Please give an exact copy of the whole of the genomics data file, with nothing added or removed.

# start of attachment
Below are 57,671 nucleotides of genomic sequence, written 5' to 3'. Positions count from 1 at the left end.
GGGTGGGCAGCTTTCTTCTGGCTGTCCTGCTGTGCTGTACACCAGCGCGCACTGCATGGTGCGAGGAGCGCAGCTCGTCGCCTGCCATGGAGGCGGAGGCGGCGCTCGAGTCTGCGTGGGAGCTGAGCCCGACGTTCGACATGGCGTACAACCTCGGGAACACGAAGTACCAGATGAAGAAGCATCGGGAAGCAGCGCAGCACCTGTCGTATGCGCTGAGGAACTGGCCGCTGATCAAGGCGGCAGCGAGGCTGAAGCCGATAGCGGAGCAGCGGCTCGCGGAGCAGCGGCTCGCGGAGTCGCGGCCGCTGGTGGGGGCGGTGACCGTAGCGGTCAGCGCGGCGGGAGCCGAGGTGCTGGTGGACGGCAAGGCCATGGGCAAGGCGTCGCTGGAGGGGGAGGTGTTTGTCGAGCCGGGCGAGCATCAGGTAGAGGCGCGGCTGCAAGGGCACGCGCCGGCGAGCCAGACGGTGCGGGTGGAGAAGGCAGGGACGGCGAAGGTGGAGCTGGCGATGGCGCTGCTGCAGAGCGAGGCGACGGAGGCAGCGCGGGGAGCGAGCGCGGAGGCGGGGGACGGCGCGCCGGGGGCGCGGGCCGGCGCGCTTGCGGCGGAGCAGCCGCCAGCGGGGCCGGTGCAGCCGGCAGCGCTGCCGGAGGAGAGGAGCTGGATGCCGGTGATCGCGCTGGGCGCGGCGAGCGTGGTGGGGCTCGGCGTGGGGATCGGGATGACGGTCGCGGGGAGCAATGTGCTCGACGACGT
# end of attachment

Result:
Below are 57,671 nucleotides of genomic sequence, written 5' to 3'. Positions count from 1 at the left end.
GGGTGGGCAGCTTTCTTCTGGCTGTCCTGCTGTGCTGTACACCAGCGCGCACTGCATGGTGCGAGGAGCGCAGCTCGTCGCCTGCCATGGAGGCGGAGGCGGCGCTCGAGTCTGCGTGGGAGCTGAGCCCGACGTTCGACATGGCGTACAACCTCGGGAACACGAAGTACCAGATGAAGAAGCATCGGGAAGCAGCGCAGCACCTGTCGTATGCGCTGAGGAACTGGCCGCTGATCAAGGCGGCAGCGAGGCTGAAGCCGATAGCGGAGCAGCGGCTCGCGGAGCAGCGGCTCGCGGAGTCGCGGCCGCTGGTGGGGGCGGTGACCGTAGCGGTCAGCGCGGCGGGAGCCGAGGTGCTGGTGGACGGCAAGGCCATGGGCAAGGCGTCGCTGGAGGGGGAGGTGTTTGTCGAGCCGGGCGAGCATCAGGTAGAGGCGCGGCTGCAAGGGCACGCGCCGGCGAGCCAGACGGTGCGGGTGGAGAAGGCAGGGACGGCGAAGGTGGAGCTGGCGATGGCGCTGCTGCAGAGCGAGGCGACGGAGGCAGCGCGGGGAGCGAGCGCGGAGGCGGGGGACGGCGCGCCGGGGGCGCGGGCCGGCGCGCTTGCGGCGGAGCAGCCGCCAGCGGGGCCGGTGCAGCCGGCAGCGCTGCCGGAGGAGAGGAGCTGGATGCCGGTGATCGCGCTGGGCGCGGCGAGCGTGGTGGGGCTCGGCGTGGGGATCGGGATGACGGTCGCGGGGAGCAATGTGCTCGACGACGT